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Let [tex] k > 0 [/tex]. A k-manifold in [tex] \mathbb{R}^n [/tex] of class [tex] C^r [/tex] is a subspace [tex] M [/tex] of [tex] \mathbb{R}^n [/tex] having the following property: For each [tex] p \in M [/tex], there is an open set [tex] V \subset M [/tex] containing [tex] p [/tex], a set [tex] U [/tex] that is open in either [tex] \mathbb{R}^k [/tex] or [tex] \mathbb{H}^k [/tex] (upper half space), and a continuous bijection [tex] \alpha : U \rightarrow V [/tex] such that 1) [tex] \alpha [/tex] is of class [tex] C^r [/tex], 2) [tex] \alpha^{-1} : V \rightarrow U [/tex] is continuous, 3) [tex] D\alpha(x) [/tex] has rank k for each [tex] x \in U [/tex]. The map [tex] \alpha [/tex] is called a coordinate patch on [tex] M [/tex] about [tex] p [/tex].

In my text I am reading the chapter on integrating a scalar map over a compact manifold. My question is this: Suppose M is a compact-manifold. As a subset of [tex] \mathbb{R}^n [/tex] it is bounded. So instead of going through all the mess of defining a manifold and defining the integral of a continuous function f over a manifold, why not just integrate f over M as one usually would? Using Riemann sums in [tex] \mathbb{R}^n [/tex]?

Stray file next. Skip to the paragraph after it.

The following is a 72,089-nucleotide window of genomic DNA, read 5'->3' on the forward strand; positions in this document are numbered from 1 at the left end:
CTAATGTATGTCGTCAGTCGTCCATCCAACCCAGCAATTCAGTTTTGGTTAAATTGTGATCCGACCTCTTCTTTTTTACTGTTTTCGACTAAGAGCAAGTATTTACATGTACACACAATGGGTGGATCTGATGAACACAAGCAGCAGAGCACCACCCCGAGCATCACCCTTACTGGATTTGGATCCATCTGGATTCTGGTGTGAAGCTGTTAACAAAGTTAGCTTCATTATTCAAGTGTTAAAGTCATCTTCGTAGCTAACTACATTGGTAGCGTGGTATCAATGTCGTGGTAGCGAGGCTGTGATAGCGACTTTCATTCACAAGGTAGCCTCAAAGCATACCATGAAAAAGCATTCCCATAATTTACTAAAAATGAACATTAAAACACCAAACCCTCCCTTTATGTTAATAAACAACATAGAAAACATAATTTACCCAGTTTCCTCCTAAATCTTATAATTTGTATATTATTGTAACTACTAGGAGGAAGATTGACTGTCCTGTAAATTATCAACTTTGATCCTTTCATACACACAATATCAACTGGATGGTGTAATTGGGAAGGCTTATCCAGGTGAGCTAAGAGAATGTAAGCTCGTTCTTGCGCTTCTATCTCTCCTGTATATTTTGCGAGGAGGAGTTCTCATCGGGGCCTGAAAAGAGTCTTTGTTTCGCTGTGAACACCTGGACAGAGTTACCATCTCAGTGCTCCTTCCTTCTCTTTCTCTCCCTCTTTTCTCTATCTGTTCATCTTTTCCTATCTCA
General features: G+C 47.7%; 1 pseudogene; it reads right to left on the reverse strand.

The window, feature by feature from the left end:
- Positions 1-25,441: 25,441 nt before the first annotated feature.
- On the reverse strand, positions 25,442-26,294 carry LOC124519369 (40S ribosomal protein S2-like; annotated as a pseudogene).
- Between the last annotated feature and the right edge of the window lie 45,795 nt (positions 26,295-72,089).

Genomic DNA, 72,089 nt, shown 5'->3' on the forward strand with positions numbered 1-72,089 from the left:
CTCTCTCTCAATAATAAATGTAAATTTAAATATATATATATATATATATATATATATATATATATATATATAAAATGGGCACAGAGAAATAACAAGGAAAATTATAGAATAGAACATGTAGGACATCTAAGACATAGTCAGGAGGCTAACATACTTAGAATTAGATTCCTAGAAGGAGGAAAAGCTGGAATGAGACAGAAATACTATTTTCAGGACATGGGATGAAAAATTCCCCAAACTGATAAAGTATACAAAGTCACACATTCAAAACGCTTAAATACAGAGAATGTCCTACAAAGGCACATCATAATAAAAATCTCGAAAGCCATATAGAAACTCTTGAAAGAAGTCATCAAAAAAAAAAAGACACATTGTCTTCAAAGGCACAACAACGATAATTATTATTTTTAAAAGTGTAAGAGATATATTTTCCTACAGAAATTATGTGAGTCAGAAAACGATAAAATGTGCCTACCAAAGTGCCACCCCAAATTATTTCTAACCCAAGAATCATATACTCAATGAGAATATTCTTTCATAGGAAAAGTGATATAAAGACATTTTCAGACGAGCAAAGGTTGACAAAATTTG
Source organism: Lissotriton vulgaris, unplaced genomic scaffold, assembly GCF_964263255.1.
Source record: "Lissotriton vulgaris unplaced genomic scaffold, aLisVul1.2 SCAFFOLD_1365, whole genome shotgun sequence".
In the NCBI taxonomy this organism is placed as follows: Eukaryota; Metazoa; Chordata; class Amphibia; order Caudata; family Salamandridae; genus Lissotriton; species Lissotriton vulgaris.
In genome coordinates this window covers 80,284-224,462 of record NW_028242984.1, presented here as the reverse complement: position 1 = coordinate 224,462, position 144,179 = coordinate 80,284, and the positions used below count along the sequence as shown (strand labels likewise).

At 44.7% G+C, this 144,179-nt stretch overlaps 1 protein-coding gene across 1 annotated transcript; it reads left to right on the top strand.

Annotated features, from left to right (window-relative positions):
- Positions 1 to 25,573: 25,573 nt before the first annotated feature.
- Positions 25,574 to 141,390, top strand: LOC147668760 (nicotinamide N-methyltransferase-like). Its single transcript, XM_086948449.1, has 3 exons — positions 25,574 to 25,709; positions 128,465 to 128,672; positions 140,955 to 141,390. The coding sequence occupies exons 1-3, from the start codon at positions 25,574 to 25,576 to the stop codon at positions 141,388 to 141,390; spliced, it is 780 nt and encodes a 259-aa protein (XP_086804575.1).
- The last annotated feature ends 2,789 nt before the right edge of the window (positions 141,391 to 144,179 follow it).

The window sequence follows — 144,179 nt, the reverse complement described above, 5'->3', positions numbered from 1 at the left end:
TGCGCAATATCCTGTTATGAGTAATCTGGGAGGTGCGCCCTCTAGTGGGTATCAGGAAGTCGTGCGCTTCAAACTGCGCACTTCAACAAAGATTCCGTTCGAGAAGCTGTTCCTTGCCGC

Surely this would give the same result as integrating f over M using the definition of integral over a manifold. So what's so special about using a manifold M for integration when we could just consider M as a regular bounded subset of Euclidean space and integrate it how we usually would?

In case you're wondering, here is the definition of the integral of a scalar map over a compact manifold M:

Let M be a compact k-manifold in [tex] \mathbb{R}^n [/tex], of class [tex] C^r [/tex]. Let [tex] f: M \rightarrow \mathbb{R} [/tex] be a continuous function. Suppose that [tex] \alpha_i: A_i \rightarrow M_i [/tex], for i = 1, ..., N, is a coordinate patch on M, such that [tex] A_i [/tex] is open in [tex] \mathbb{R}^k [/tex] and M is the disjoint union of the open sets [tex] M_1, M_2, ..., M_N [/tex] of M and a set K of measure zero in M. Then [tex] \int_M f dV = \sum_{i = 1}^N \int_{A_i} f(\alpha_i) V(D \alpha_i) [/tex].

Note that [tex] dV [/tex] represents the integral with respect to volume and [tex] V(D \alpha_i) = \sqrt{det[(D\alpha_i)^{tr} D\alpha_i]} [/tex]